Have you ever traveled outside the US? To Hong Kong, for example, where all subways have sliding glass doors, and everything works great. I assume what you mean is the MTA’s implementation of this solution will be flawed and break, kind of like their elevators and escalators, hardly groundbreaking technology.

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anon September 11, 2007 - 9:43 am

“While I think the glass doors represent poor solutions to [the overheating] problem…”

And an example of a good solution would be? (Crickets)

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digamma September 11, 2007 - 9:49 am

10-15 degrees cooler? I’d settle for the same temperature.

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Yonni September 11, 2007 - 10:15 am

I agree with Peter. These doors work everywhere in the world, including in New York, at JFK AirTrain stations. Crowds are just as big in Shanghai or in Paris, where these doors are located, and they’re very effective; they rarely break down. This is an excellent technology solution to two very big problems – hot stations and trash on the tracks.

Reply
Benjamin Kabak September 11, 2007 - 10:21 am

I assume what you mean is the MTA’s implementation of this solution will be flawed and break, kind of like their elevators and escalators, hardly groundbreaking technology.

Considering the focus of this blog is on the MTA and New York, that’s generally a safe assumption 🙂

This is an excellent technology solution to two very big problems – hot stations and trash on the tracks.

I hope you’re right. However, considering subway culture in New York, you’ll simply see more trash on the platforms and benches instead. Until something radical happens and the MTA figures out a way to change people’s attitudes, inconsiderate straphangers will continue to avoid the trash receptacle at all costs.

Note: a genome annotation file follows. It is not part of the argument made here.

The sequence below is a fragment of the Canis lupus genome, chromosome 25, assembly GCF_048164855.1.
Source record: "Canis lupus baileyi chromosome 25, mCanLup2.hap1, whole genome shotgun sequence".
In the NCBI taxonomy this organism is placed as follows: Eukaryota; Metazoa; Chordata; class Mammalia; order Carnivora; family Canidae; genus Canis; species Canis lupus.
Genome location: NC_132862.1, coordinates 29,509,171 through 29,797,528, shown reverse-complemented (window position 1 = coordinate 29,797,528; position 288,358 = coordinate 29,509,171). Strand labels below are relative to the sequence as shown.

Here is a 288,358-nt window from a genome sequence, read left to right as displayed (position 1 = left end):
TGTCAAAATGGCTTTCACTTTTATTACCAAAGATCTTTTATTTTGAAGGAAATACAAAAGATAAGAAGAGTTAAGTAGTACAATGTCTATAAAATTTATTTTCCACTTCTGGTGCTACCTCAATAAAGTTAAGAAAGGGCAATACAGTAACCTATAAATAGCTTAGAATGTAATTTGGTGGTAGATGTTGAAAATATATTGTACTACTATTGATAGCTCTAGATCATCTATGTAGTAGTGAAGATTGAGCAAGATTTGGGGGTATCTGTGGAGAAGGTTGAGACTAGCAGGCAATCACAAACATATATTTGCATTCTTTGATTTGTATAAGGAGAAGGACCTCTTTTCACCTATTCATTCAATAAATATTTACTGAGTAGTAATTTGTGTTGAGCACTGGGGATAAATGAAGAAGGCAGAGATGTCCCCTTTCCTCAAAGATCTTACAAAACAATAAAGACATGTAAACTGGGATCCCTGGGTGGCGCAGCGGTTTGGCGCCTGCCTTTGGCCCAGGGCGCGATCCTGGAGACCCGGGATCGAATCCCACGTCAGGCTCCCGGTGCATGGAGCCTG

As for the JFK Airtrain mention, the platform size-to-ridership ratio for the Airtrain is nowhere near the same figure for the subway. There’s plenty of room there for doors.

And an example of a good solution would be? (Crickets)

Crickets would probably not be a good solution to the problem. I would recommend more tunnel-to-surface vents to release the hot air spewed by the trains’ air conditioners. I would look into air flow options. Trapping people on the platforms just doesn’t seem like a good idea to me even if it works in Hong Kong and Paris.

Then again maybe heat-dissipating crickets would be a better solution.

Reply
Gary September 11, 2007 - 11:15 am

“Booby” Cuza? I thought this was a family site!

Finally met Inglesby last night at CGNA.

I’ve got to get some of those heat-dissipating crickets for my apartment. I’m hoping to cross-breed them with humidity absorbing grasshoppers and make my fortune.

Reply
Benjamin Kabak September 11, 2007 - 11:16 am

Hah. Gary, the dangers of relying on spell check. I need a copy editor for SAS.